Strong Surrogates: The Obama campaign has two popular and persuasive surrogates at its disposal: Michelle Obama and Vice President Joe Biden. Both keep up a robust campaign schedule. They head to battleground states when official business keeps the president in Washington. And they're dispatched to places where they may be more popular than he is. The first lady's approval ratings - 64 percent view her favorably according to a recent Pew poll - far exceed her husband's. And Biden has an easier rapport than Obama with white, working class voters in places like Ohio and Pennsylvania.
Economy: There is no greater threat to Obama's re-election prospects than the economy. Even the most loyal Obama supporters say that if the already shaky economy softens any further before Election Day, the president's chances of winning will be significantly diminished. The nation's unemployment rate is stuck above 8 percent, though it has come down from its high of 10.1 percent in 2009. No one in the White House or Obama campaign expect significant economic improvement before the election. But advisers do fear that the economy could get worse, it could cement the notion with voters that the president is the wrong economic steward.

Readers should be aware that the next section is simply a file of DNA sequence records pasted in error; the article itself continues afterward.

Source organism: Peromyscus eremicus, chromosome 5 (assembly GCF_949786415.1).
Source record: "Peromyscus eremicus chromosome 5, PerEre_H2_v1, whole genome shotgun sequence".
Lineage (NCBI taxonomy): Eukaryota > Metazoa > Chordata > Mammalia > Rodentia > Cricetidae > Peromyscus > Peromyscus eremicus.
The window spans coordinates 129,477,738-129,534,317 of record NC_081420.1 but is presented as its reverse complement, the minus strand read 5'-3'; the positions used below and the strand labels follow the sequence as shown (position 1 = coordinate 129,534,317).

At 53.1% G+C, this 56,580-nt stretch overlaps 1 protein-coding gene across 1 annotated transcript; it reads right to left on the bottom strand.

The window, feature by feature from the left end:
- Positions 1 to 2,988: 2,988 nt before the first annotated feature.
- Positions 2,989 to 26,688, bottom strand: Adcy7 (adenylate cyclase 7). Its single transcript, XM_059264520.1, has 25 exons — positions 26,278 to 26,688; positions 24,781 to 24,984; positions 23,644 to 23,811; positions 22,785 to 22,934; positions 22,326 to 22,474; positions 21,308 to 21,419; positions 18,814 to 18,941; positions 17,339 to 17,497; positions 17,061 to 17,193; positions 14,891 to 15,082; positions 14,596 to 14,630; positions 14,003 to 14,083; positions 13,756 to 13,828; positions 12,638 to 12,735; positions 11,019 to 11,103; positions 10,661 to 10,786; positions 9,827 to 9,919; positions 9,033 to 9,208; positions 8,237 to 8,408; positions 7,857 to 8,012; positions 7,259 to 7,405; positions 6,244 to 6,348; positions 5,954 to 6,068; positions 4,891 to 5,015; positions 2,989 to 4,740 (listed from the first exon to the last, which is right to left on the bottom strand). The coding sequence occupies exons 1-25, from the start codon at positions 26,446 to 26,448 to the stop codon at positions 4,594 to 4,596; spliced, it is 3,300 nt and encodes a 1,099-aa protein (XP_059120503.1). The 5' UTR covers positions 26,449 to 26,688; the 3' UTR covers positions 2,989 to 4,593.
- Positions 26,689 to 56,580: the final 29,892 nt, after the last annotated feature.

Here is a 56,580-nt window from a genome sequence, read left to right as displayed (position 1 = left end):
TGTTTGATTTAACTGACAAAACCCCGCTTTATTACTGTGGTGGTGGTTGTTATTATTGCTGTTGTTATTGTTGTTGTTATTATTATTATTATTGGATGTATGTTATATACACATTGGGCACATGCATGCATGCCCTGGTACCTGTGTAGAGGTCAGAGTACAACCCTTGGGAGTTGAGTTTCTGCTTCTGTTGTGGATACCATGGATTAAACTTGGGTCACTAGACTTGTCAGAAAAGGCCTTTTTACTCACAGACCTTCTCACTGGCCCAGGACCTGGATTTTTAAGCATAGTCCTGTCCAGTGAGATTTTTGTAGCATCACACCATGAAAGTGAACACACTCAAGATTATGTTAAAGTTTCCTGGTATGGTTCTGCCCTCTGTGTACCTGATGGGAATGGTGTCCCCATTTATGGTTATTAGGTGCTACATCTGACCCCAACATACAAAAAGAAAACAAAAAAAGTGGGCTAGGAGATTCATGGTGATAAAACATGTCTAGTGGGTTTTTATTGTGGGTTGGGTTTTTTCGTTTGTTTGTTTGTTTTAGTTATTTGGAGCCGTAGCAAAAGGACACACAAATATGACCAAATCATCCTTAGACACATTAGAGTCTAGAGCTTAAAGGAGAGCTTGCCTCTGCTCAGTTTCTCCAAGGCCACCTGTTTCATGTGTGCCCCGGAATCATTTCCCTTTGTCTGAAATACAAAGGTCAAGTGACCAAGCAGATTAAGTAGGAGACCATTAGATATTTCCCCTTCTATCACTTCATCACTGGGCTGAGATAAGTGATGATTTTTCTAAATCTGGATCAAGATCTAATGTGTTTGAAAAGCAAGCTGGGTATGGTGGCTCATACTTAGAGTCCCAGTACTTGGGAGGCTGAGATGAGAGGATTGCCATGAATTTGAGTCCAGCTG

Outside money: Romney and outside groups supporting him are expected to spend more than $1 billion during the campaign, with much money being used to flood the airwaves with TV ads attacking the president. Democrats have struggled to compete with the torrent of GOP money. A Democratic super political action committee hasn't come close to matching the fundraising totals of its Republican counterparts. And Obama's campaign was vastly outraised by Romney's campaign last month. The president and his advisers say Obama could be the first incumbent running for re-election to get outspent - though the also may be trying to motivate reluctant Democratic donors.